This week we see a series interactions through Matthew 20, and see more of Jesus back to front, first is last take on the world, and as we do it, we ask the question 'is God fair'? The answer may surprise you!
This week we see Jesus engage with two very different kinds of people, one a bunch of kids the other a wealthy, upstanding and moral man. But only one has the kind of that belongs in the Kingdom of Heaven. This week we'll see what each of the two look like when we see them through Jesus eyes instead of the worlds.
We kick off our final section of the Matthew Series in chapter 19, where Jesus answers a question regarding divorce. in this passage we examine Jesus response and look to understand God's heart for marriage.
This week we look across the first two chapters in Ruth to see what we can learn about suffering. We see Naomi hit rock bottom and so ask when those lows come where is God and how do we hold on and keep going.
This week we wrap up our 'Vision & Values' series by getting practical when it comes to our treasure. Talking about using our money for the kingdom is often something we try to avoid, but the Bible won't let us get away with it. The mature Christian thinks wisely about how they use the treasure God has given them for the Kingdom.
We've made it to our last value, this time we look at Holy - 'Becoming Gods children means taking on our Fathers Characteristics. God makes us Holy, and calls us to live Holy lives as His people, as we put sin to death and take on the likeness of Jesus.'
We're up to our second last value, this time we look at Joy - 'Belonging to Jesus means becoming God's children and gaining an eternal inheritance! With joy we receive it, work, suffer and live for it, and long for it!!'
But what is this elusive joy and how do we hold on to it even in the midst of tough times, we look to the Bible to find the answer.
Our next value in our values series is that we live a 'Life of Love', that we consider others better than ourselves, practically serving using the gifts that God has given us. We'll look at 1 Peter 4 to examiners what the Bible says about living this life of Love.
Our next value in our values series is that we are 'Relentlessly Missional', this week we explore what it means when Paul writes in 1 Corinthians that he has made himself a slave to everyone, to win as many as possible, and what it means for us today.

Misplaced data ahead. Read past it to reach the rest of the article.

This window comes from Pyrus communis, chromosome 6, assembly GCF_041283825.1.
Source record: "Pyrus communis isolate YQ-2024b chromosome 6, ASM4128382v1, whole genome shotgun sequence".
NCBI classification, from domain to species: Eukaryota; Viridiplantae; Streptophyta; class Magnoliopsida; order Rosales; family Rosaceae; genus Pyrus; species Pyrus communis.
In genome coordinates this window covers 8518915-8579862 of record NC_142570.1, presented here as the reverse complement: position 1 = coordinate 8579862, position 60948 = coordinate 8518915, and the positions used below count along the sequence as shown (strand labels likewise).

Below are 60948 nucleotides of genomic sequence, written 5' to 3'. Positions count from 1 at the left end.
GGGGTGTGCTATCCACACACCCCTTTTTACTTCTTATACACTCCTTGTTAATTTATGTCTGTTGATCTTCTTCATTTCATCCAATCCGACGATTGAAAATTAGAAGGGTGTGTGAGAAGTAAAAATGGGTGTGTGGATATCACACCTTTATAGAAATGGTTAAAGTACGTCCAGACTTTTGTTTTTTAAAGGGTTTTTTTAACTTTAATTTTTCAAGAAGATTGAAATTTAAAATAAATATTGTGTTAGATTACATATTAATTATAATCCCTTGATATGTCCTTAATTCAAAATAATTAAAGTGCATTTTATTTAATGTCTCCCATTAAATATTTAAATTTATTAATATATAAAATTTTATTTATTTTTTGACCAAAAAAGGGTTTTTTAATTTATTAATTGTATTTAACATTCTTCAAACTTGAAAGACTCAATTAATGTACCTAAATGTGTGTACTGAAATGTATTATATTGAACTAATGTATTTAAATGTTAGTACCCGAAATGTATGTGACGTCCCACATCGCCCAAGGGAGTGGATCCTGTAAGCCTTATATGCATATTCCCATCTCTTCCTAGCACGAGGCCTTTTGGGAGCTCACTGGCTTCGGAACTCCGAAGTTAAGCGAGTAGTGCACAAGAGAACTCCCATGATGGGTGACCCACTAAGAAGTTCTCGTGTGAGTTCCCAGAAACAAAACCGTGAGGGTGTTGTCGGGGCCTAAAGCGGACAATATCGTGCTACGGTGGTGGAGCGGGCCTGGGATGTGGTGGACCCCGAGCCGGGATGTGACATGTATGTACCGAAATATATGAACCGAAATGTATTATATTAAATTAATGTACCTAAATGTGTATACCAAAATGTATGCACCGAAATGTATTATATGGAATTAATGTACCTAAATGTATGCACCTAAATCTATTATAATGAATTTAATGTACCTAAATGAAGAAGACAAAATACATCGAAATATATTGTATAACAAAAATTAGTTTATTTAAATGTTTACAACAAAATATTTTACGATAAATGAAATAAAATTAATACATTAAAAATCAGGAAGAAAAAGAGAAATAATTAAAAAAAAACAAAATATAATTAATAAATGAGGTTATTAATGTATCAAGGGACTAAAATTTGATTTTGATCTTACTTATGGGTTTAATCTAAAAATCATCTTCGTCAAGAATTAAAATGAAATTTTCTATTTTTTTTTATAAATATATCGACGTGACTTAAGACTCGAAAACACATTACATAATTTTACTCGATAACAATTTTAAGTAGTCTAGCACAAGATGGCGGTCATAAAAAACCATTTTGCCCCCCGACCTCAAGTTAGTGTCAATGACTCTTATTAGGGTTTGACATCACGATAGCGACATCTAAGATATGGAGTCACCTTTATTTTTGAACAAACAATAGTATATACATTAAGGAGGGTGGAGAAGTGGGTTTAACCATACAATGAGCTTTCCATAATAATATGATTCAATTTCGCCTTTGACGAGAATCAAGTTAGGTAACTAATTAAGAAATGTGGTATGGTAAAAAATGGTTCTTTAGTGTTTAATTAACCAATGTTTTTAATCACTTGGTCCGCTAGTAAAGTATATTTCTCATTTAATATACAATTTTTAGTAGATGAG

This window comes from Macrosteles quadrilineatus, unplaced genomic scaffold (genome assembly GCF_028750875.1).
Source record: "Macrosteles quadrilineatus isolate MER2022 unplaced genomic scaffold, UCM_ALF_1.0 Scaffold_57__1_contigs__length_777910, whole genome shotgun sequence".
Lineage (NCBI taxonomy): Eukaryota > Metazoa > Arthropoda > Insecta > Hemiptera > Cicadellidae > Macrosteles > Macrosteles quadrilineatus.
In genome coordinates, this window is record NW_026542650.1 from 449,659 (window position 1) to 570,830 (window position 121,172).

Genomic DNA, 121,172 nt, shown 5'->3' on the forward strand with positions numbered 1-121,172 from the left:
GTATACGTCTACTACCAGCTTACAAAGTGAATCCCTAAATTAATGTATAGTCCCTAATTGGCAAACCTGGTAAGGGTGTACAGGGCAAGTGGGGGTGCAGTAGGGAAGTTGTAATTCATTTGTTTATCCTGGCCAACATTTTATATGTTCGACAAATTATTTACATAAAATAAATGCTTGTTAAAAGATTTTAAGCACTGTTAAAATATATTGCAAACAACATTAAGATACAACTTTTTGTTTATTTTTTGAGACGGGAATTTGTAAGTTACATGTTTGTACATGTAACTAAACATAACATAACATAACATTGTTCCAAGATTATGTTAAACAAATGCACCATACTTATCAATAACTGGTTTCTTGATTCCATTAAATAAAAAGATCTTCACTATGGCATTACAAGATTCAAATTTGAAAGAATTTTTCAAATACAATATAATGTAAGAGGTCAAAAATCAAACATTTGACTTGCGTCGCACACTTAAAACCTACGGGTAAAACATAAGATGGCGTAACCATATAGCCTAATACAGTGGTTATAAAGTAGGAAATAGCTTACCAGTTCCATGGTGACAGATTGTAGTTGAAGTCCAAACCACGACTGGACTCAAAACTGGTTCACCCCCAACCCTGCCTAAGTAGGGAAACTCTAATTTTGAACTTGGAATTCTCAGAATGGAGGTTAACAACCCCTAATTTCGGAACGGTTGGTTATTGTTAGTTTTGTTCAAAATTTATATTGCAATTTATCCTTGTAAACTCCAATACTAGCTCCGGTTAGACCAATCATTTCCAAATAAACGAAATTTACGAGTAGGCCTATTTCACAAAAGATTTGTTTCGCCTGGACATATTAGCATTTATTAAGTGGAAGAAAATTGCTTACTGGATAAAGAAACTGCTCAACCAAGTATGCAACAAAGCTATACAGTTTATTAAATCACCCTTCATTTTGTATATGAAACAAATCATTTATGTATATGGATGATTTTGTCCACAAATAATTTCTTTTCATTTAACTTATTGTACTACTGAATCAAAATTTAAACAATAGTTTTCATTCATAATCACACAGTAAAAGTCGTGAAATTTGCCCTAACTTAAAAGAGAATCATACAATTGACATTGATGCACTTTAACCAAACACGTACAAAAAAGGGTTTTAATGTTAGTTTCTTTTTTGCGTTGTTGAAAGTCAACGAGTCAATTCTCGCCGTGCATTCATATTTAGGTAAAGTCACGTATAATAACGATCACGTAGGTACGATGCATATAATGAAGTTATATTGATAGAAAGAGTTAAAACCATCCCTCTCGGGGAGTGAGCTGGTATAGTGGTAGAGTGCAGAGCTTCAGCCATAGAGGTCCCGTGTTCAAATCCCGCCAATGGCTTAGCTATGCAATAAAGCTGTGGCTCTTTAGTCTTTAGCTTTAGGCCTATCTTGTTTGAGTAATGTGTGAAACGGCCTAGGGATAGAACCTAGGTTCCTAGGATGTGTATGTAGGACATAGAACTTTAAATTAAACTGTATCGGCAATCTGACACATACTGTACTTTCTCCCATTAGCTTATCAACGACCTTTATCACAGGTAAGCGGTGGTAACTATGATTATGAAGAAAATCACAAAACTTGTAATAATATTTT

In our final look at 1 Peter, we're warned about a danger that prowls, the devil who wants to devour us, a warning we need to take seriously, but we also see that he is resistible, that God gives us weapons to help us stand firm against his attacks.
In the midst of a hostile world, the people inc church are like sheep, prone to wander, and so here Peter shows us the need for a structure to keep church solid so we can stand firm as exiles in this world.
Peter tells us that we shouldn't be surprised when we suffer for Christianity, even more than that we should rejoice when we do! Here we ask the question the christian life worth the suffering it costs us?
It's a new year, and the world tells us to make resolutions to transform into a 'new you', but the most important transformation of all comes when we follow Jesus. This passage helps us to see what the transformed Christian life looks like.
It might be hard to accept, but God calls us to do good, all the time, even when it means suffering. But though it's hard now, there's no doubt that it will pay off, and we have an incredible example to lead the way in Jesus.
Our next look at the book of 1 Peter, this week we see instructions for wives and husbands that are very different to what your world often tells us, here we have a chance to listen to what God has to tell us about marriage, and see the joy that can come when we listen to Him.
The Podcast of our weekly Sermon - this week we continue in 1 Peter and in this passage we find a hard teaching about suffering that we’re to endure it, even in unjust and unfair circumstances, but we also see the incredible example of Jesus, who suffered more than we ever could, all for our sake.